The project is done with both chalk pastels and oil pastels. Students pick warm or cool to use in the chalk background and use the opposite on the foreground bridge with their oil pastels. We do the sky first and then draw over it for the bridge. Students can add flair to their bridge and light posts if they wish to make it more unique.

This has been a very successful project in terms of correctly splitting their drawing into warm and cool parts, as well as creating a sense of 3d space.

I love the dragon head light posts!

look at baymax fly!

Friday, February 20, 2015

making faces:)

This week the 1st graders are revisiting the use of value and secondary colors in art. Many of the classes created MLK portraits with their classroom teachers a few weeks ago, so I decided to apply these concepts to a different type of portrait with the help of an image by Tunisian artist Ayat Taieb.

We looked at this portrait and identified the primary and secondary colors in it. We also talked about how some colors are lighter than others. We also took a few minutes to identify the different portraits I have in my classroom. What the kids discovered was that the look of portraits are not the same- artists can make a portrait in a lot of different styles and use a lot of different materials.

We used chalk pastels for this project, so kids could get practice mixing colors with different materials, so I emphasized that only their drawing tool should touch the paper to prevent unwanted smearing.

Students added white chalk to their paper to make it a lighter value first, then drew their portraits, and traced them with a black oil pastel for the contours to stand out more.

They then added primary colors to their portrait. Once the portrait was filled in, they could mix secondary colors in places.

The final step was to trace the contours one more time, so any lines that got obscured could be brought back to life:) This was a direct drawing lesson, but there ended up being a lot of different personalities present in the portraits.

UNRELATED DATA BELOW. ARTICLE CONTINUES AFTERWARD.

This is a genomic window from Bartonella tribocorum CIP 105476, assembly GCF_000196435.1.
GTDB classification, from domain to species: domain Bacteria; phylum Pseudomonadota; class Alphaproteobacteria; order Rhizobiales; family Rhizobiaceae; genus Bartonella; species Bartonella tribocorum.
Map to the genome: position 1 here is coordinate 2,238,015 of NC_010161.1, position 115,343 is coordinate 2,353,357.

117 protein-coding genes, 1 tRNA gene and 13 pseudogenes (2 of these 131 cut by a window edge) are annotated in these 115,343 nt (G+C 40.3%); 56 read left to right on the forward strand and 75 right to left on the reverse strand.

Tuesday, February 17, 2015

comparing, contrasting, and looking at san diego.

Short week with the holiday and all.

This week the 4th grade classes are continuing to work with value to create depth and contrast in art. At the beginning of the lesson we review contrast and the ways they used it last week to make the foreground stand out from the background. After that, students are working in teams to complete a compare/contrast organizer to help identify similarities and differences in artwork. I give the groups 5-7 minutes to complete the exercise. When the time is up, each group is called on to share a similarity and a difference. I write these on the board and encourage students to modify their organizers if another group offers one that is stronger or more suitable.

This warm up activity ties in with their ELA activities because they were doing the same thing with non-fiction and fiction texts. Reinforcing those common core standards, baby!


    They looked at an Ed Mell Arizona desert landscape and a Kevin Inman San Diego landscape.                 

Once the warm up was done, I shared a few more paintings that Kevin has done and one by California artist Erin Hansen. We looked at how each of the pieces had contrast in value and size working to create 3d space and a sense of near and far. I also talked about how Kevin works outside, on site when he makes his paintings. He isn't as concerned with detail as Ed is, he is out to capture an impression of the light and color at the particular time he is painting. This helped the kids understand why his work looks "blurry" compared to Ed's.

I told the kids that we would not be a lesson that was as direct in instruction as their desert landscapes. I left several landscapes up on my big screen and I modeled layering landscapes in the back of the room on my easel, but students could use any one of the examples as their inspiration, they could combine elements from different ones, and they could change color combinations. At the end of the lesson, I had students complete a simple stickie for their exit slip- "Which landscape project did you enjoy more and why?" 

This response was on one end of the spectrum.

This was on the other.